Best Information Tool For Busy FMs
We will keep you updated with trends, education, strategies, insights & benchmarks to help drive your career & project success.
- Building Automation
- Ceilings, Furniture & Walls
- Doors & Hardware
- Equipment Rental & Tools
- Energy Efficiency
- Facilities Management
- Grounds Management
- Fire Safety/Protection
- Maintenance & Operations
- Plumbing & Restrooms
- Power & Communication
ADA: Design for All
July 11, 2014 - Contact FacilitiesNet Editorial Staff »
The mindset toward accessibility in many institutional and commercial facilities is evolving, but slowly. How can maintenance and engineering managers update their attitude toward ADA to see it as an element of the "design for all" concept instead of as a penalty or as something extra?
The best way to do this is by thinking of it as making the facility accessible to more visitors and occupants — not just those with disabilities — which is good for the bottom line.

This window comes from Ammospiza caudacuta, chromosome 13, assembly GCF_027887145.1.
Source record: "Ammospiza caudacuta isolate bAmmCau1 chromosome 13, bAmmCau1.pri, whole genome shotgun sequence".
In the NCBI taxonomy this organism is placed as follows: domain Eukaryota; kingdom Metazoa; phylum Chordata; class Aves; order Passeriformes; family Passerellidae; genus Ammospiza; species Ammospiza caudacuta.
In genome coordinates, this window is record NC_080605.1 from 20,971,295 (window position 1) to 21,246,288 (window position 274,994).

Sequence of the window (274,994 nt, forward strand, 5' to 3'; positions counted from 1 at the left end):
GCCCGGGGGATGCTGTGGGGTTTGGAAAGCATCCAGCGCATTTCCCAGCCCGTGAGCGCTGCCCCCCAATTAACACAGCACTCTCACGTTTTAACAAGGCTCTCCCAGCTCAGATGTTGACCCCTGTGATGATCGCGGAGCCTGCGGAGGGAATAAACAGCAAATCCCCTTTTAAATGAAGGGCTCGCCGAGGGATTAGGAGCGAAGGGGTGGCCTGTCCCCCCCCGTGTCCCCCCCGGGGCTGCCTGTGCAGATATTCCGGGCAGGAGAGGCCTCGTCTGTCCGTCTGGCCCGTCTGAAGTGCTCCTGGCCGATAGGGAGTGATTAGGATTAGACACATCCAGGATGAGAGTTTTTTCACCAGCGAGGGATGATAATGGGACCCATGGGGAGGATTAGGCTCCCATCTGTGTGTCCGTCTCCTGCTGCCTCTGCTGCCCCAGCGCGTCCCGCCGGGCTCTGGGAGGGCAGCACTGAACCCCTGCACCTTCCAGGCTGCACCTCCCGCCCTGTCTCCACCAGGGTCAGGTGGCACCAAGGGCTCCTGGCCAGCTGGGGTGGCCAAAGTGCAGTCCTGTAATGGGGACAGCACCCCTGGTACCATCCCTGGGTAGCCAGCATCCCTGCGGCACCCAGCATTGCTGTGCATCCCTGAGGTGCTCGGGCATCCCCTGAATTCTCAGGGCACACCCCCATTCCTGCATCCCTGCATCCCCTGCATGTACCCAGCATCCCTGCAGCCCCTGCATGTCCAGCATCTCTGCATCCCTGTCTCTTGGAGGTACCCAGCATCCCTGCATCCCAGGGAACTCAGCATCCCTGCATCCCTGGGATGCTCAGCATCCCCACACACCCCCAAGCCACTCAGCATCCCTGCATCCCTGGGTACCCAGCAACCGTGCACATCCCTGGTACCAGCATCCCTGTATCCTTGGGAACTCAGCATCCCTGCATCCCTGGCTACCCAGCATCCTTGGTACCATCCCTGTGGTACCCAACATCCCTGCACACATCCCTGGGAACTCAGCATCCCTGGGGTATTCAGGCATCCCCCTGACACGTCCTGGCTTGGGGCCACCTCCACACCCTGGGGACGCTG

In most cases, the project or facility can be designed so it does not negatively affect customers who are not disabled, yet still provides a positive experience for those that are. Accessible features also tend to benefit broader, possibly unexpected demographic groups, including parents with strollers, senior citizens, people with temporary injuries or even someone delivering packages or carrying luggage. These features ensure any and all customers can access the space safely and comfortably.